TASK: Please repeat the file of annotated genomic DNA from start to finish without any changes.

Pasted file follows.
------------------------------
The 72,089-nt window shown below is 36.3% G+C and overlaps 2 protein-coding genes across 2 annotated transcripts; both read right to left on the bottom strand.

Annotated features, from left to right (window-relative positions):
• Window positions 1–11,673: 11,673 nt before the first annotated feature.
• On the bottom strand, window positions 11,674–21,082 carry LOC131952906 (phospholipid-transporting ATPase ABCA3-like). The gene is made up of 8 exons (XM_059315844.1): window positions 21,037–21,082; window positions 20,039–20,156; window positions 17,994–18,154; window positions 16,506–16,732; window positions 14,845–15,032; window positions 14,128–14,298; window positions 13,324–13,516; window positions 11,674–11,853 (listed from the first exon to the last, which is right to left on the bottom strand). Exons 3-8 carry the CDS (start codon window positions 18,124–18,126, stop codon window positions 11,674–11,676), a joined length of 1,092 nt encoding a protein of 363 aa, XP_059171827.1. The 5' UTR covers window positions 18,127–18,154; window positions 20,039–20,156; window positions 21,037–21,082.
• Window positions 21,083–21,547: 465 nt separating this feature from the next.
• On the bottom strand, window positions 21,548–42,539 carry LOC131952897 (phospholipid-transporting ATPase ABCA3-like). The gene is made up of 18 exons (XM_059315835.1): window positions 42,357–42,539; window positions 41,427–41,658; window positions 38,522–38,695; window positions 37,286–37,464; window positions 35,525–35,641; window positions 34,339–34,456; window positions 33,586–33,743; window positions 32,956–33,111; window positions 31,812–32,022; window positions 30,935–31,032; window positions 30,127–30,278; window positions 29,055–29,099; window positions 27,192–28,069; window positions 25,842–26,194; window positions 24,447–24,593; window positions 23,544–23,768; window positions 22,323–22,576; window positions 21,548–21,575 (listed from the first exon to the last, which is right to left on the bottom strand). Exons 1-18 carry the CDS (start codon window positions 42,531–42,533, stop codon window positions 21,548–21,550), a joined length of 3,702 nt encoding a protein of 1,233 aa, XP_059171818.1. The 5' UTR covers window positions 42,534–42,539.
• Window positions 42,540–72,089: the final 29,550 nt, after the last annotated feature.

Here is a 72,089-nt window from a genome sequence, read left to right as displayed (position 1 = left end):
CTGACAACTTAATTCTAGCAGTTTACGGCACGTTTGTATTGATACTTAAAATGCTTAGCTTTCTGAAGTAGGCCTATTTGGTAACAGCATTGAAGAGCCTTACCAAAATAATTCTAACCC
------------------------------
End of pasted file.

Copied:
The 72,089-nt window shown below is 36.3% G+C and overlaps 2 protein-coding genes across 2 annotated transcripts; both read right to left on the bottom strand.

Annotated features, from left to right (window-relative positions):
• Window positions 1–11,673: 11,673 nt before the first annotated feature.
• On the bottom strand, window positions 11,674–21,082 carry LOC131952906 (phospholipid-transporting ATPase ABCA3-like). The gene is made up of 8 exons (XM_059315844.1): window positions 21,037–21,082; window positions 20,039–20,156; window positions 17,994–18,154; window positions 16,506–16,732; window positions 14,845–15,032; window positions 14,128–14,298; window positions 13,324–13,516; window positions 11,674–11,853 (listed from the first exon to the last, which is right to left on the bottom strand). Exons 3-8 carry the CDS (start codon window positions 18,124–18,126, stop codon window positions 11,674–11,676), a joined length of 1,092 nt encoding a protein of 363 aa, XP_059171827.1. The 5' UTR covers window positions 18,127–18,154; window positions 20,039–20,156; window positions 21,037–21,082.
• Window positions 21,083–21,547: 465 nt separating this feature from the next.
• On the bottom strand, window positions 21,548–42,539 carry LOC131952897 (phospholipid-transporting ATPase ABCA3-like). The gene is made up of 18 exons (XM_059315835.1): window positions 42,357–42,539; window positions 41,427–41,658; window positions 38,522–38,695; window positions 37,286–37,464; window positions 35,525–35,641; window positions 34,339–34,456; window positions 33,586–33,743; window positions 32,956–33,111; window positions 31,812–32,022; window positions 30,935–31,032; window positions 30,127–30,278; window positions 29,055–29,099; window positions 27,192–28,069; window positions 25,842–26,194; window positions 24,447–24,593; window positions 23,544–23,768; window positions 22,323–22,576; window positions 21,548–21,575 (listed from the first exon to the last, which is right to left on the bottom strand). Exons 1-18 carry the CDS (start codon window positions 42,531–42,533, stop codon window positions 21,548–21,550), a joined length of 3,702 nt encoding a protein of 1,233 aa, XP_059171818.1. The 5' UTR covers window positions 42,534–42,539.
• Window positions 42,540–72,089: the final 29,550 nt, after the last annotated feature.

Here is a 72,089-nt window from a genome sequence, read left to right as displayed (position 1 = left end):
CTGACAACTTAATTCTAGCAGTTTACGGCACGTTTGTATTGATACTTAAAATGCTTAGCTTTCTGAAGTAGGCCTATTTGGTAACAGCATTGAAGAGCCTTACCAAAATAATTCTAACCC